I loved a lot of things about the apartment I found on Changle Road in October 2012. It was in the heart of the French Concession, surrounded by excellent restaurants and lovely tree-lined streets. It got a ton of sunlight (too much, sometimes!) and had the biggest closets of anywhere I’ve ever lived. The couch was ridiculously comfortable to sleep on. The apartment was small, but a good size for one person, and for the most part, I enjoyed a very pleasant year there.
However, there were also several things that limited my love for the place—chief among them the nonstop, tooth-rattling drilling as my neighbors renovated their own apartments as mine had been. Since I work at home about half the time, construction from 8am(ish) to 8pm(ish)* posed a big problem, and on several occasions I actually shrieked at the ceiling, “Will you please STOP!?!” There was also a recurrent mouse problem that I couldn’t vanquish, no matter how much I cleaned. And the musician next door was a nice guy and a wonderful piano player, but his attempts at the violin (or erhu?) sent chills down my spine. When the landlord informed me that he was going to raise the rent from 6000RMB a month to 7000, I immediately replied that I would move. I loved the apartment, but not that much.
So after nearly two months in the U.S., I returned to Shanghai late on Wednesday night and set about looking for a place to live pretty much immediately. I started on Craigslist, checking the listings for apartments in the neighborhood I had decided would be most convenient for me (on Line 10 of the subway, west of the Shanghai Library station, for those of you who know Shanghai). I found a few suitable candidates and realized that they were all posted by the same realtor, who called himself Eric. I sent him an email and described what I was looking for: easy access to Line 10, one or two bedrooms, relatively quiet, and an absolute maximum rent of 6000RMB/month (actually, my max was a little higher, but I decided Eric didn’t need to know that). He replied quickly, and by 1:30 Thursday afternoon—16 hours after my plane landed—I was standing on Dingxi Road in the rain, waiting for Eric to show up.
He didn’t, but he sent a colleague (I’ll call her Nancy, as she wore an impressive pair of boots) to show me the three apartments he had to start with. The first was dank and dark, the third was on the sixth floor of a building without an elevator (I appreciate exercise, but with groceries? No), and the second was just right. Almost—it’s a little bit farther from the subway than I’d like. But otherwise, it’s very much what I expected to find: a two-bedroom apartment on the top (24th) floor of a high-rise in the “Ocean Wealth” ( Hai Fu 海富) complex, which is pretty typical of late-90s construction, meaning it probably looked shabby and run-down within a year of completion. The building exterior is covered in white and peach bathroom tiles, the elevators are tiny and slow, and there’s a coterie of sixty-something men who seem to spend their days smoking and people-watching in the lobby. The apartment itself, however, has a lot to recommend it: I finally have a home office/guest room, which was really important to me, and the living room is a a good size, meaning it should be easier for me to have friends over than it was on Changle Road, where the living room was too small to seat more than three people comfortably/non-awkwardly.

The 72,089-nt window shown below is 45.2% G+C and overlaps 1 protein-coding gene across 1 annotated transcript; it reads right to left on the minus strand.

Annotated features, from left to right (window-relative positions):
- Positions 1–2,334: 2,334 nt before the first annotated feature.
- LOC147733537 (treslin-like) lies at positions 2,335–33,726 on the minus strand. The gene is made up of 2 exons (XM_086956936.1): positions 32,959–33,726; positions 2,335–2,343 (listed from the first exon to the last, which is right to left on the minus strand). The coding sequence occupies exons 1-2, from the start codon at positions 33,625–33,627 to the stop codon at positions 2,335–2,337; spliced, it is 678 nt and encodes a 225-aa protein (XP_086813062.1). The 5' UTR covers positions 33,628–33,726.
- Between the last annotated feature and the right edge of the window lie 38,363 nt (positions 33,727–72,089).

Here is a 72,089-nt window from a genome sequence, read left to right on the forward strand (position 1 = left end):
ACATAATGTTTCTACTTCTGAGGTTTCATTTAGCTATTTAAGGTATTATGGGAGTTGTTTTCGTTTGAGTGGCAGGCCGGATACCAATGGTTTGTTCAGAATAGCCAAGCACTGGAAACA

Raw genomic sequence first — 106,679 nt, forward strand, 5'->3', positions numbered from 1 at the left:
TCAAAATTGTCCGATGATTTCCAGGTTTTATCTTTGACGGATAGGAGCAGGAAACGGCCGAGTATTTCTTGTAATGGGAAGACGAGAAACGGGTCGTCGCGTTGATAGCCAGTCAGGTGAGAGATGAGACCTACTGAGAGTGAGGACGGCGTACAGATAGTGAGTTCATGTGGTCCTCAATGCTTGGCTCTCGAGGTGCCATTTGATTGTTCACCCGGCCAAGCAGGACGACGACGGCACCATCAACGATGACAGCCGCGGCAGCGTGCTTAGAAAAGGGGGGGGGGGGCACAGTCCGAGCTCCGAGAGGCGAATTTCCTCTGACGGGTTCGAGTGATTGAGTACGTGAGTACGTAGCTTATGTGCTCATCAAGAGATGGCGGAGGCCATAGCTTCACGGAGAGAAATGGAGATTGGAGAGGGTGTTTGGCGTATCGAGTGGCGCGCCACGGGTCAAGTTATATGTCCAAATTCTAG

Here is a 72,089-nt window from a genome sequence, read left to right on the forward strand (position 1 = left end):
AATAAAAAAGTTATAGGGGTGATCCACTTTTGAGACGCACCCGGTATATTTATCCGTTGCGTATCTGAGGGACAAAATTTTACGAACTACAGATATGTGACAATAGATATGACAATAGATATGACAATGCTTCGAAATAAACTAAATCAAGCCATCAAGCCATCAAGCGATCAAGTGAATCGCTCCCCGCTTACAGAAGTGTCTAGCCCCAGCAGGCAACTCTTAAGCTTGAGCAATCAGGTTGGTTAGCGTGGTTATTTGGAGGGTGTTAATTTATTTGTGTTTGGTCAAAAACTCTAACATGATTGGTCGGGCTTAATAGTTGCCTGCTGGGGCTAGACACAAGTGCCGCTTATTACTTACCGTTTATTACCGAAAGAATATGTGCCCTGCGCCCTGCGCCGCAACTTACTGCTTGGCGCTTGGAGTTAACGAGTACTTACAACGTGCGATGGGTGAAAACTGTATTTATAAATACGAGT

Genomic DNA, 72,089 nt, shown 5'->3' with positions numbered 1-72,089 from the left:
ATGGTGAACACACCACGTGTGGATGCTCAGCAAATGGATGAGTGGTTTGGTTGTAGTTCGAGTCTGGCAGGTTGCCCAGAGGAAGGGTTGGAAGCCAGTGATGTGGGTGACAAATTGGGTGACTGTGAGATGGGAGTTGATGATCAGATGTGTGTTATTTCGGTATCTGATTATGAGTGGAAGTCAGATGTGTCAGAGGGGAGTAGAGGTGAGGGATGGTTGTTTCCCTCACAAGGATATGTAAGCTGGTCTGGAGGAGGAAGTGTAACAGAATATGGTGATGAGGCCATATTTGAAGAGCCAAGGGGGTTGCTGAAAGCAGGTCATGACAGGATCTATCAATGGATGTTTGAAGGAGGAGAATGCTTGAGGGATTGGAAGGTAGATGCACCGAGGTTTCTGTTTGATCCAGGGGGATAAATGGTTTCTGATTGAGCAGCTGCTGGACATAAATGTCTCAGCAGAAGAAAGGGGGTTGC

I signed the lease on Friday and moved in on Sunday. One thing I really appreciate about renting apartments in China versus the U.S. is that the actual rental process is much, much easier. Before living here, I had worried that it would be difficult for me as a foreigner to rent an apartment, but it turned out that all I needed was a hefty stack of cash and my passport. No background check, no credit check, no requirement that I demonstrate proof of income (which is a nightmare as a grad student/freelance writer). Can I produce cash and do I exist—those are the only things my landlady wants to know.
So this is the first piece of writing I’ve done while sitting in my new home office, looking out over the grim results of Shanghai’s high-rise construction boom in the 1990s. It’s not the most impressive sight, and perhaps that’s why Nancy the realtor looked so confused when I joked about living in “the penthouse.” Most people, if given the option, would pay not to have this view.
But I’ve been here two days so far and haven’t heard a single power drill or screech of the erhu, so in my book, this definitely qualifies as moving on up.
* I’ve been told that Shanghai municipal laws limit construction to these hours. In my experience, crews will stretch the boundaries a bit and work 7:45am through 8:30pm, seven days a week.